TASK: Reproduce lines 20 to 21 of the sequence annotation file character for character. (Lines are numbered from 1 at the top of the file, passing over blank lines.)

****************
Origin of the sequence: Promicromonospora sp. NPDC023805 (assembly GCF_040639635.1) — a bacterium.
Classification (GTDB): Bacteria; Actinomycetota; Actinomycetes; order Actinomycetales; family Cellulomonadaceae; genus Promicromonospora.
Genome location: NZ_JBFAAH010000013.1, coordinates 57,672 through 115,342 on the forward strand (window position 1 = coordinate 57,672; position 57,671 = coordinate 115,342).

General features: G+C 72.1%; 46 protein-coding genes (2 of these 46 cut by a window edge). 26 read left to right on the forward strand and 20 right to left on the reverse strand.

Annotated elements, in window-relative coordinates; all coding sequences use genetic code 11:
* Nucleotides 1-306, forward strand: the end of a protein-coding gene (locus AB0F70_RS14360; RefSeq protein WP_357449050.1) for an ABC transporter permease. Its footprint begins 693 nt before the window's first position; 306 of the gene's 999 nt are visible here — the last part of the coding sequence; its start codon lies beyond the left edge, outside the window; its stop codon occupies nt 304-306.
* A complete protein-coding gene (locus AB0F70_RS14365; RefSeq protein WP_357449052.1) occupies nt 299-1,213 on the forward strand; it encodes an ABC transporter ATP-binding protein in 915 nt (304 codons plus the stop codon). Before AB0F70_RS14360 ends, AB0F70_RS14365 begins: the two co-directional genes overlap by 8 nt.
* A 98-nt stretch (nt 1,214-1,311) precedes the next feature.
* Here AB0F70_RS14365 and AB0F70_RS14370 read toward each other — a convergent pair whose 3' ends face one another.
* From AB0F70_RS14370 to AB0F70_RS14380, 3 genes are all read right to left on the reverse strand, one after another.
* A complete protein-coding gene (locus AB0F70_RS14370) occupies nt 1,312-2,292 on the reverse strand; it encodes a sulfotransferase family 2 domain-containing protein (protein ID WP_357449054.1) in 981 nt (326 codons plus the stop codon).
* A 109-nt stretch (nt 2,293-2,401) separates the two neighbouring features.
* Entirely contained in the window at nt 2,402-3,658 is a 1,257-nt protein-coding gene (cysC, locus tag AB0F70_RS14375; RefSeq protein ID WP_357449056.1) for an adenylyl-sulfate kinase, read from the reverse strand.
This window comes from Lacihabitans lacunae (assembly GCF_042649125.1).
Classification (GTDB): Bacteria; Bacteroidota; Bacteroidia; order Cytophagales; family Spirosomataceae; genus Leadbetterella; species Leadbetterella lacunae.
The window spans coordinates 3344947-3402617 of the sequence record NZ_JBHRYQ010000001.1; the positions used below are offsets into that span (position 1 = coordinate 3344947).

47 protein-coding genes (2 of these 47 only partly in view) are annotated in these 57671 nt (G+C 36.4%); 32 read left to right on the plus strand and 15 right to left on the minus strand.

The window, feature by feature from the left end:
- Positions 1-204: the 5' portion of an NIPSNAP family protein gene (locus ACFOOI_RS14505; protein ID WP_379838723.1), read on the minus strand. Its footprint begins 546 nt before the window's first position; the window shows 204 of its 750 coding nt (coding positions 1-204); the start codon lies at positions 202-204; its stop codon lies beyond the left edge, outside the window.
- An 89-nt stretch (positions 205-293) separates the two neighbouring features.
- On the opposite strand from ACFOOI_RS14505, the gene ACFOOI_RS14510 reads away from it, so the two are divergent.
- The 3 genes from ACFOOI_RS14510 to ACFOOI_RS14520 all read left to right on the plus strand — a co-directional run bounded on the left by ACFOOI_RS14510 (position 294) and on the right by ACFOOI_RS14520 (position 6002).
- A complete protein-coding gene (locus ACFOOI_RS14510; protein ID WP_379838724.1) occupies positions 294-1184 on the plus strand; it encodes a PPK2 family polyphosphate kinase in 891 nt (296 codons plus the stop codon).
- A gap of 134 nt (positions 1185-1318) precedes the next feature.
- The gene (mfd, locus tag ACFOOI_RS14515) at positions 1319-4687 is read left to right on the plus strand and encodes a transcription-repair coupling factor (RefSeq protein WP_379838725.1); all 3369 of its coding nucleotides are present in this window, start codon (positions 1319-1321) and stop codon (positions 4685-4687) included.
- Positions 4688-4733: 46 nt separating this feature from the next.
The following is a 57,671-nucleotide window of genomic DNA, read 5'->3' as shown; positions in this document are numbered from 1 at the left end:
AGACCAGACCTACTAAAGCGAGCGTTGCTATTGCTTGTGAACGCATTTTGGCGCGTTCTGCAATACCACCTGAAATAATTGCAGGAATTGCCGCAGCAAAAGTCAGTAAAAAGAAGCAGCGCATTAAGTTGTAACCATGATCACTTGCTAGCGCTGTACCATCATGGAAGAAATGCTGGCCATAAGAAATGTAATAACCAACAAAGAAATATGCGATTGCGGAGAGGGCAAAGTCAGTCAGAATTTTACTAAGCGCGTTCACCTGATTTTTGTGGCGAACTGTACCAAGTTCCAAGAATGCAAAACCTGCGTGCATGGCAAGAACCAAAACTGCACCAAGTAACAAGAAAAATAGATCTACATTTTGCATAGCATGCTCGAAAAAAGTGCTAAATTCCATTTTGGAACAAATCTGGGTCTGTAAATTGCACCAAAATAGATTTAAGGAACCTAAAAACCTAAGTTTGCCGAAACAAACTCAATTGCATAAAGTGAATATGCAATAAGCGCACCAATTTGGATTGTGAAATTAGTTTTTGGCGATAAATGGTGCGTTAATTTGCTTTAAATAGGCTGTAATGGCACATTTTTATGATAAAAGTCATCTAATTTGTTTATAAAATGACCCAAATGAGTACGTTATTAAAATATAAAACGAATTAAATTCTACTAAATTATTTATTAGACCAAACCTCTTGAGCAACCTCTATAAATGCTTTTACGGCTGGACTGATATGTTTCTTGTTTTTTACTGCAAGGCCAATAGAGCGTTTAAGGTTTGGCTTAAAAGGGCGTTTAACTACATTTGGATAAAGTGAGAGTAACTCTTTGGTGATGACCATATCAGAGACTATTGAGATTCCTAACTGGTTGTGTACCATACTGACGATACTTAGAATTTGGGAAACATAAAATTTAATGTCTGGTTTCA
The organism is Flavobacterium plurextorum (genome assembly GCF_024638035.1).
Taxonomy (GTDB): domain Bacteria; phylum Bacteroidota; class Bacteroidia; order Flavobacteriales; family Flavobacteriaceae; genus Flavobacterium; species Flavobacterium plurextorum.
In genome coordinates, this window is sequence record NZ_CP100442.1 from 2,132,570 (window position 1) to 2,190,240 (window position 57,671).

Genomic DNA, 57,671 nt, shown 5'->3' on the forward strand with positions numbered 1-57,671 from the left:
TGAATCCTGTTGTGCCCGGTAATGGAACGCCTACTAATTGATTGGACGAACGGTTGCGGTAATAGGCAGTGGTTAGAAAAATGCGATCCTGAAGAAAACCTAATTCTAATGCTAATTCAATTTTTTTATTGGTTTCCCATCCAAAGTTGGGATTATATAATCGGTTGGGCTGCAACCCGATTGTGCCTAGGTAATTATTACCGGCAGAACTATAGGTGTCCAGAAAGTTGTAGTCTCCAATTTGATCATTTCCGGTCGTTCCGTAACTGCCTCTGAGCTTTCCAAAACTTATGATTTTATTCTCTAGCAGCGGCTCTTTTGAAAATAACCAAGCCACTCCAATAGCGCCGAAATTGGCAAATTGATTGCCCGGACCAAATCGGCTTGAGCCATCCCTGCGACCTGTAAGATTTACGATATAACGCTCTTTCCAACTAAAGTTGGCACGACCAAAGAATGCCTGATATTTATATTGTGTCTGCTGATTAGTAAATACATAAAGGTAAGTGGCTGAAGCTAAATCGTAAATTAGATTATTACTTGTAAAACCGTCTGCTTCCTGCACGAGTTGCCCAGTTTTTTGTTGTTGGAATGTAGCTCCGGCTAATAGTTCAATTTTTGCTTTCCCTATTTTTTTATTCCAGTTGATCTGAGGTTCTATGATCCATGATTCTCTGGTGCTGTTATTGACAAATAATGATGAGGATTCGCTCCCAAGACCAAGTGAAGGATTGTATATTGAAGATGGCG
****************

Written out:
- An 89-nt stretch (positions 205-293) separates the two neighbouring features.
- On the opposite strand from ACFOOI_RS14505, the gene ACFOOI_RS14510 reads away from it, so the two are divergent.